Dot-coms such as, which consistently charged lower prices than, the major survivor among online retailers, suffered huge losses even as it acquired (and then lost) large numbers of new customers. Another sector where this analysis proves useful is the airline industry, where “prices are so flexible, there are [literally] thousands of different fares,” Zhang notes. “It’s a reason for the recent problems of the airlines.” In the past, he adds, “people thought that if you do targeted pricing, you always want to use discounts to attract the competition’s competitors. But that is not necessarily true, because it can lead to churn.”


When Targeted Pricing Makes Sense

Rather than dismiss targeted marketing out of hand, however, Zhang’s research found “some companies can be better off as a result of targeted pricing.” Offering lower prices to switchers, Zhang writes, “may be sustainable in certain industries.” He cites the following conditions: “where information flow tends to be slow; where there are barriers to the free exchange of information …; where consumers believe it is not in their interest to actively take note … or where firms can explain price differences for motives other than profit gain.”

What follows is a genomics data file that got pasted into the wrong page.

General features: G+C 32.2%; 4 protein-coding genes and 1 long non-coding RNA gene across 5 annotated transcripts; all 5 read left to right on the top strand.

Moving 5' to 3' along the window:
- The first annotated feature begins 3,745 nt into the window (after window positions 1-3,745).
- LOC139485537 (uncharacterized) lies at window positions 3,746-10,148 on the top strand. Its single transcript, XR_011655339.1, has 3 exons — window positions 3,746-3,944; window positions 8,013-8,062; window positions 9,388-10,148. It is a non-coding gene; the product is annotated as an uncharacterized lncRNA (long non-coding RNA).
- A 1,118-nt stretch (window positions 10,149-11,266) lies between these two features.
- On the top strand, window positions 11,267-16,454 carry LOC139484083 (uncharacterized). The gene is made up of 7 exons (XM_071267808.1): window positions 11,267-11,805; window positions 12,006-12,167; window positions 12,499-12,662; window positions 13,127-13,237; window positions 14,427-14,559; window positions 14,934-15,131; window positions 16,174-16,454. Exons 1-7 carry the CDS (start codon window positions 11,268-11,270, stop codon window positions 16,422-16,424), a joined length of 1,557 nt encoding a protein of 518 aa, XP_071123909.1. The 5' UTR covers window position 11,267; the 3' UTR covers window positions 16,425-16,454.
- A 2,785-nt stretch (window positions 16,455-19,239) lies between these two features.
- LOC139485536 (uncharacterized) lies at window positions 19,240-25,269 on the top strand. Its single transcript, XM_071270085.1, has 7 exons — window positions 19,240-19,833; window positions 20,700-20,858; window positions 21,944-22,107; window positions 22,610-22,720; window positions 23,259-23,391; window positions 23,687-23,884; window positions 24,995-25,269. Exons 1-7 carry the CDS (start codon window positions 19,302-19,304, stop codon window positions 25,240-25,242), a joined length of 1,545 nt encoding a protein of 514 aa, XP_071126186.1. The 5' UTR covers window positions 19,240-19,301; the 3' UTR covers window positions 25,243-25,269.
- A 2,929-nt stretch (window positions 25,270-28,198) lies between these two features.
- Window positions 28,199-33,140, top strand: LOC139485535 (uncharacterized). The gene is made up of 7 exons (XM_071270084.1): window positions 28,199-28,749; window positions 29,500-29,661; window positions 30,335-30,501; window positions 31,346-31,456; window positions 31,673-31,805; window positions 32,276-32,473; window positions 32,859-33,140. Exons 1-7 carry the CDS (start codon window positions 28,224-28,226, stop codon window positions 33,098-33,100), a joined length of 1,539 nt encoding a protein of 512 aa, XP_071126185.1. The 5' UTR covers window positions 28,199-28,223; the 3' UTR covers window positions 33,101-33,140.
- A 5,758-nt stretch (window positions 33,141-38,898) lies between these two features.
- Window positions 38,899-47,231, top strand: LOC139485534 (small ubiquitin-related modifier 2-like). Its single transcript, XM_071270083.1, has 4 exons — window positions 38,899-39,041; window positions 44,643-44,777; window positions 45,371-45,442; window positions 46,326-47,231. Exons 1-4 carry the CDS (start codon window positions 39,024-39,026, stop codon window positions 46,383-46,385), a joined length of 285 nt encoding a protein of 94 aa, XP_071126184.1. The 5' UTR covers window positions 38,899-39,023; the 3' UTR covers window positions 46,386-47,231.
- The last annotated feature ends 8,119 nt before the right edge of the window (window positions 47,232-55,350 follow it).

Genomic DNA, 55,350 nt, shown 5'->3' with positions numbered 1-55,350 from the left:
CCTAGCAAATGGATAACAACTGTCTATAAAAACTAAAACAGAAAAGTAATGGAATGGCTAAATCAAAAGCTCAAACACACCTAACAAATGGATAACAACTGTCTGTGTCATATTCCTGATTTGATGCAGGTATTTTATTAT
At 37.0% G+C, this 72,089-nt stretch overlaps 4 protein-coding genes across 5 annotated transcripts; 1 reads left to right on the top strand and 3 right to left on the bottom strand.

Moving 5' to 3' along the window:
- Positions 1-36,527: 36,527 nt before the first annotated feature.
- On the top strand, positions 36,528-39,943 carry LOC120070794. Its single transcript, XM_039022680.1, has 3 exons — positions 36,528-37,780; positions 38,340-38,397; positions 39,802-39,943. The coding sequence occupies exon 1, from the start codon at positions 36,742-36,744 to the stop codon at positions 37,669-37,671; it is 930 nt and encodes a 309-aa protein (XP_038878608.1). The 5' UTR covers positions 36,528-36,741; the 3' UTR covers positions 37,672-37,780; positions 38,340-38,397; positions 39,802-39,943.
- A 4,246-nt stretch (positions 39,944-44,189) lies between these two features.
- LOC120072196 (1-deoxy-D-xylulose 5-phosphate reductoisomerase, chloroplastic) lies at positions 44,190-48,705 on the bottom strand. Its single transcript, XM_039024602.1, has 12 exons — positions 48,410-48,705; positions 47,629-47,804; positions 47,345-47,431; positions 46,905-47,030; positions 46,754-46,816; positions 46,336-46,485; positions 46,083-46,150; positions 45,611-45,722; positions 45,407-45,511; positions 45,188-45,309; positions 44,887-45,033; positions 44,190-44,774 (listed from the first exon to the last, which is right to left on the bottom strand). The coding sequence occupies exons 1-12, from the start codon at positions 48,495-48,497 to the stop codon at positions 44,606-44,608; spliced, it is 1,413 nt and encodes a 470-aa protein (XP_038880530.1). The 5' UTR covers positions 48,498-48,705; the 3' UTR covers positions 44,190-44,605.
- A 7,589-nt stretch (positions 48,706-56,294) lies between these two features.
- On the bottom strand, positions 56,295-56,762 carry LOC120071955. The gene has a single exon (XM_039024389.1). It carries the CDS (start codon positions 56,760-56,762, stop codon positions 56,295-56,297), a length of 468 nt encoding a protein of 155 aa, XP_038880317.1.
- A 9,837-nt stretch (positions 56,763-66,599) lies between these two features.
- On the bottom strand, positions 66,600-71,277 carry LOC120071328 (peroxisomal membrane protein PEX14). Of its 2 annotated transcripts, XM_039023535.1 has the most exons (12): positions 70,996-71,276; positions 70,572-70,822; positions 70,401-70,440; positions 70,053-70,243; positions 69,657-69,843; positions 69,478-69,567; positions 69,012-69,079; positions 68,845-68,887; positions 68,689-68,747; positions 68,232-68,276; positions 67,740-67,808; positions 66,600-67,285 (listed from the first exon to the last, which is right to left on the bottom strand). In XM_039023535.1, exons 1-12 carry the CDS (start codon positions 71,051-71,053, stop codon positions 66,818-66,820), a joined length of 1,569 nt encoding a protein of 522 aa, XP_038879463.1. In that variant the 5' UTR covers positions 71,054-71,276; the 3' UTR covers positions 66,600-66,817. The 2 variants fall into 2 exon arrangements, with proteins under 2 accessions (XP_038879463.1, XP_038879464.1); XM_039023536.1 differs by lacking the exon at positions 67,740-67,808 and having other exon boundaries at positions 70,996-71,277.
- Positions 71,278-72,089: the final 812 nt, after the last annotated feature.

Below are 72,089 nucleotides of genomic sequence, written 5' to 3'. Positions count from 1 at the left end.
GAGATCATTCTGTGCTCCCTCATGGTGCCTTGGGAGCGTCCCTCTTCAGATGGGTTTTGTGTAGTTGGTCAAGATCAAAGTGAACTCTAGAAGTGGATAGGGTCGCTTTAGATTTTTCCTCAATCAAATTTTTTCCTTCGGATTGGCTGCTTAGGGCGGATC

Strong branding and a reputation for high quality can also protect companies from the betrayal and jealousy effects. “Companies that have high-quality products and lots of loyal customers can be better off as a result of targeted pricing,” Zhang says. After all, loyal customers are less likely to suffer betrayal or jealousy when the competition can’t offer them the same “value proposition.” Companies with strong brands, such as Sony, can charge higher prices than the competition, even when those prices are readily accessible on the Internet, Zhang adds.  


Zhang believes that, for all its pitfalls, targeted “one-to-one” pricing can effectively be used, in some circumstances, to target other companies’ customers. A major key is to “offer something to everyone, including your current customers. It’s a question of framing the deal.” To illustrate that point, Zhang cites the public relations nightmare suffered when some customers discovered that the company was offering lower book prices to “switchers” (new customers) but not to loyal customers. “Television picked up this story, and it was a huge problem,” recalls Zhang.